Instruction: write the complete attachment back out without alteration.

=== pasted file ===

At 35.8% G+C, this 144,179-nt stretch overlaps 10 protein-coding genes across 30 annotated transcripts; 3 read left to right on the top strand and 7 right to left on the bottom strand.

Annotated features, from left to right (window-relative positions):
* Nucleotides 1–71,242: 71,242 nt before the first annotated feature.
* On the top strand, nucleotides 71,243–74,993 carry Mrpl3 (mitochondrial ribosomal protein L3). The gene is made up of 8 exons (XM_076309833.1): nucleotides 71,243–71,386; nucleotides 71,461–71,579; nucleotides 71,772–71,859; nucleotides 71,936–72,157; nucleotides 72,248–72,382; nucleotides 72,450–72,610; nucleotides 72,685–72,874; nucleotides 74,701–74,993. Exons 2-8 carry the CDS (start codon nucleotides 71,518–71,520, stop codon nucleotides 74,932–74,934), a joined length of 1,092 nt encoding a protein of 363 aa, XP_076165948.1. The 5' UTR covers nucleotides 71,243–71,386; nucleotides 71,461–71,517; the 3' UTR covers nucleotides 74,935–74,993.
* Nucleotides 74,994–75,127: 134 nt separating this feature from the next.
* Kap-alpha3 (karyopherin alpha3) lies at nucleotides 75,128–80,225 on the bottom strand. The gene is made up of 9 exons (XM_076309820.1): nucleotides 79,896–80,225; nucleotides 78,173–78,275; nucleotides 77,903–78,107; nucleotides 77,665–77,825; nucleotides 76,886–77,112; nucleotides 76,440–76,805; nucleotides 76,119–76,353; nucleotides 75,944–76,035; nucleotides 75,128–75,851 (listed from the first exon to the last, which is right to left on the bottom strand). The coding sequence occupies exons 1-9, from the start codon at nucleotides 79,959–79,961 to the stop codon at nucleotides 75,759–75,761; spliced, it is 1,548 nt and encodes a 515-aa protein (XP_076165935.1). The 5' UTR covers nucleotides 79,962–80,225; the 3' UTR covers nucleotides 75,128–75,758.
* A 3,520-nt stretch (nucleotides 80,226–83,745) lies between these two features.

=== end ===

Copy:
At 35.8% G+C, this 144,179-nt stretch overlaps 10 protein-coding genes across 30 annotated transcripts; 3 read left to right on the top strand and 7 right to left on the bottom strand.

Annotated features, from left to right (window-relative positions):
* Nucleotides 1–71,242: 71,242 nt before the first annotated feature.
* On the top strand, nucleotides 71,243–74,993 carry Mrpl3 (mitochondrial ribosomal protein L3). The gene is made up of 8 exons (XM_076309833.1): nucleotides 71,243–71,386; nucleotides 71,461–71,579; nucleotides 71,772–71,859; nucleotides 71,936–72,157; nucleotides 72,248–72,382; nucleotides 72,450–72,610; nucleotides 72,685–72,874; nucleotides 74,701–74,993. Exons 2-8 carry the CDS (start codon nucleotides 71,518–71,520, stop codon nucleotides 74,932–74,934), a joined length of 1,092 nt encoding a protein of 363 aa, XP_076165948.1. The 5' UTR covers nucleotides 71,243–71,386; nucleotides 71,461–71,517; the 3' UTR covers nucleotides 74,935–74,993.
* Nucleotides 74,994–75,127: 134 nt separating this feature from the next.
* Kap-alpha3 (karyopherin alpha3) lies at nucleotides 75,128–80,225 on the bottom strand. The gene is made up of 9 exons (XM_076309820.1): nucleotides 79,896–80,225; nucleotides 78,173–78,275; nucleotides 77,903–78,107; nucleotides 77,665–77,825; nucleotides 76,886–77,112; nucleotides 76,440–76,805; nucleotides 76,119–76,353; nucleotides 75,944–76,035; nucleotides 75,128–75,851 (listed from the first exon to the last, which is right to left on the bottom strand). The coding sequence occupies exons 1-9, from the start codon at nucleotides 79,959–79,961 to the stop codon at nucleotides 75,759–75,761; spliced, it is 1,548 nt and encodes a 515-aa protein (XP_076165935.1). The 5' UTR covers nucleotides 79,962–80,225; the 3' UTR covers nucleotides 75,128–75,758.
* A 3,520-nt stretch (nucleotides 80,226–83,745) lies between these two features.